1 Department of Surgery, Faculty of Health Sciences, University of Buea, Cameroon.
2 Regional Hospital Limbe, Limbe, S.W. Region, Cameroon.
3 Regional Hospital Buea, Buea, S.W. Region Cameroon.
*Corresponding Author: Elroy Patrick Weledji
Department of Surgery, Faculty of Health Sciences, University of Buea, 126, Limbe, S.W. Region, Cameroon.
Email: [email protected]
Received : Jun 21, 2021
Accepted : Aug 03, 2021
Published : Aug 06, 2021
Archived : www.jcimcr.org
Copyright : © Weledji EP (2021).
Being of embryonal tissue origin, the teratomas are rare in adults, typically occurring either in the gonads or in the sacrococcygeal region in infancy and childhood. We present a case of a teratoma in the lesser sac of an adult female managed by en-bloc resection with the infiltrating stomach segment.
Retroperitoneal teratomas are rare in adults and, present challenging surgical management as they usually infiltrate into adjacent retroperitoneal organs. Most are benign but the malignant mature cystic teratomas have the potential to metastasize to retroperitoneal lymph nodes and lung parenchyma. The definitive treatment of these neoplasms is surgical resection.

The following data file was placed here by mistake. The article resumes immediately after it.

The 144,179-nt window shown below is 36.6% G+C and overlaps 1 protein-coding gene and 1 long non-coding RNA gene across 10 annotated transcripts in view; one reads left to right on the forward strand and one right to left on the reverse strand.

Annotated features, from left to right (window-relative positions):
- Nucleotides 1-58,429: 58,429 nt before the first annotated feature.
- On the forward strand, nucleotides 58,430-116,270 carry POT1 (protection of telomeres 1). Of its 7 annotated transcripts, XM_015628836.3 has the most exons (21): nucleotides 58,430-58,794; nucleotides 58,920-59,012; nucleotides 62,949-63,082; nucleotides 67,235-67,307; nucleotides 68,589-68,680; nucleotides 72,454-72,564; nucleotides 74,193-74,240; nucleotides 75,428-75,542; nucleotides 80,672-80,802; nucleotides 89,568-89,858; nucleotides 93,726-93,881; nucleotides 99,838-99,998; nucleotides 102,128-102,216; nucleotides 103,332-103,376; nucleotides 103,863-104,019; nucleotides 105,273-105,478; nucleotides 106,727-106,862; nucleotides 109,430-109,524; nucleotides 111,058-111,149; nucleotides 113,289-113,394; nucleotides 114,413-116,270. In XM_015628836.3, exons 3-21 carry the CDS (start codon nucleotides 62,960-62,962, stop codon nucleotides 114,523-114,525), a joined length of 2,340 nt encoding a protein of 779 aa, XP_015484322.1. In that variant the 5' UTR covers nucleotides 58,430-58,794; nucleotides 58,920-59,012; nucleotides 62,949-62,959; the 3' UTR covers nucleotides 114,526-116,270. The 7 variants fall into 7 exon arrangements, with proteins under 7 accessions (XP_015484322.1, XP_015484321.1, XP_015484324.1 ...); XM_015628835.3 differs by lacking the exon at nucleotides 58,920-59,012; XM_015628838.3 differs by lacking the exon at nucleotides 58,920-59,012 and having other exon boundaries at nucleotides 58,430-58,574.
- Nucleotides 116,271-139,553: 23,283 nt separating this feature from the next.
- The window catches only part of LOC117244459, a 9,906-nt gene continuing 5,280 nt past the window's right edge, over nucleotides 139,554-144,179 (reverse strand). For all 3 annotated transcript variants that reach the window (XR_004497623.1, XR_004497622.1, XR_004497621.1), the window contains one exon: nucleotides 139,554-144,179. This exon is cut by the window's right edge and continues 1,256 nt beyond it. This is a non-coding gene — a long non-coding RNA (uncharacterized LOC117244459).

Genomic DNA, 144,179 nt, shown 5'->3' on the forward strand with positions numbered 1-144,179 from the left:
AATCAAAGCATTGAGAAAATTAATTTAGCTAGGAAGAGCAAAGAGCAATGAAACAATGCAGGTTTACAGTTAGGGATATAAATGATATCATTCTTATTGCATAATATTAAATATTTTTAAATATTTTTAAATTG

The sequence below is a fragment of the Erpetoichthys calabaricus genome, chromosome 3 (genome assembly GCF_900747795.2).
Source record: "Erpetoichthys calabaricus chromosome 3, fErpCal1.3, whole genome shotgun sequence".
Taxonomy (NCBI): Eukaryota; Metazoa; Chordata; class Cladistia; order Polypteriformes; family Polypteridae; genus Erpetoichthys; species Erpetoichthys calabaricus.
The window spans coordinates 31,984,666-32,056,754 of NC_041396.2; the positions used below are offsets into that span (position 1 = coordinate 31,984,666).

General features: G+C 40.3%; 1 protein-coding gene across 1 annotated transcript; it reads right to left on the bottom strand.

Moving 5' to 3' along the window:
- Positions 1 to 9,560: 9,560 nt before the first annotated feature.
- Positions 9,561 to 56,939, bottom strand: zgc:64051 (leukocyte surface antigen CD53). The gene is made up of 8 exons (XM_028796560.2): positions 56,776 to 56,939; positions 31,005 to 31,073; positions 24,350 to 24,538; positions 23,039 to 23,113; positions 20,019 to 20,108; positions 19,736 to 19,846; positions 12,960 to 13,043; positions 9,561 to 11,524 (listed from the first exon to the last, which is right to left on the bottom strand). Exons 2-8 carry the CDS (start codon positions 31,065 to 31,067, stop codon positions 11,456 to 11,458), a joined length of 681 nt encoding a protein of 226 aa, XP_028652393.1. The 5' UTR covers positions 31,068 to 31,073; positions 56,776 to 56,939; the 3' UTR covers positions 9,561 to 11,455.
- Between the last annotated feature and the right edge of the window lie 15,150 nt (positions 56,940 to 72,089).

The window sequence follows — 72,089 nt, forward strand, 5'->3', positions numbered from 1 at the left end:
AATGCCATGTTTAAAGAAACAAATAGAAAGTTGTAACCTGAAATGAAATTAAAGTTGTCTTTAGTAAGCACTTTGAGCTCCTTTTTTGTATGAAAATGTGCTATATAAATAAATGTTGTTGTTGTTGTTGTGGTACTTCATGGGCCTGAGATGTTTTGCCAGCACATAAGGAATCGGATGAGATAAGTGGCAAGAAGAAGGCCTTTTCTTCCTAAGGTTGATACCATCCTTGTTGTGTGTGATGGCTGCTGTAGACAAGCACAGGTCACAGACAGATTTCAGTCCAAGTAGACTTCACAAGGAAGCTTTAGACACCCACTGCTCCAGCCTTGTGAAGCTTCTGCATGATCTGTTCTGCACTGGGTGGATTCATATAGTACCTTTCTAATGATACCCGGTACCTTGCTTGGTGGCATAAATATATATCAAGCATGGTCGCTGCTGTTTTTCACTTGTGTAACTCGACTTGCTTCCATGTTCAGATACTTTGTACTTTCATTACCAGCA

A 27-yr-old African woman presented with a 2 year history of an abdominal mass that waned in size. It was associated with abdominal bloatedness, postpandrial vomiting, lethargy and difficulty in performing her daily activities. On examination she was clinically well but exhausted from the weight of the abdominal mass. Physical examination revealed a large circumscribed mobile abdominal mass of ~ 20 cm d, extending across the upper abdomen that did not move with respiration. There were no hepatosplenomegaly nor ascites. Ultrasonography suggested a retroperitoneal mesenteric mass with no lymphadenopathy. Blood tests were within the normal range. Laparotomy revealed a circumscribed retroperitoneal mass in the stomach bed protruding into the lesser sac and adherent to the transverse colon, mesocolon and posterior surface of stomach with dilated gastroepiploic veins. There was mucinous exudate from the cystic mass but no evidence of metastases. A difficult mobilization of the mass allowed entry into the lesser sac. There was no cleavage plane between the posterior stomach wall and thus the posterior stomach wall was excised en bloc with the mass (Figure 1). The stomach defect was closed and the mesenteric defect closed to prevent an internal hernia. Postoperative recovery was unremarkable. Histology confirmed a benign cystic teratoma (Figure 2). Follow-up at I year showed no evidence of recurrence.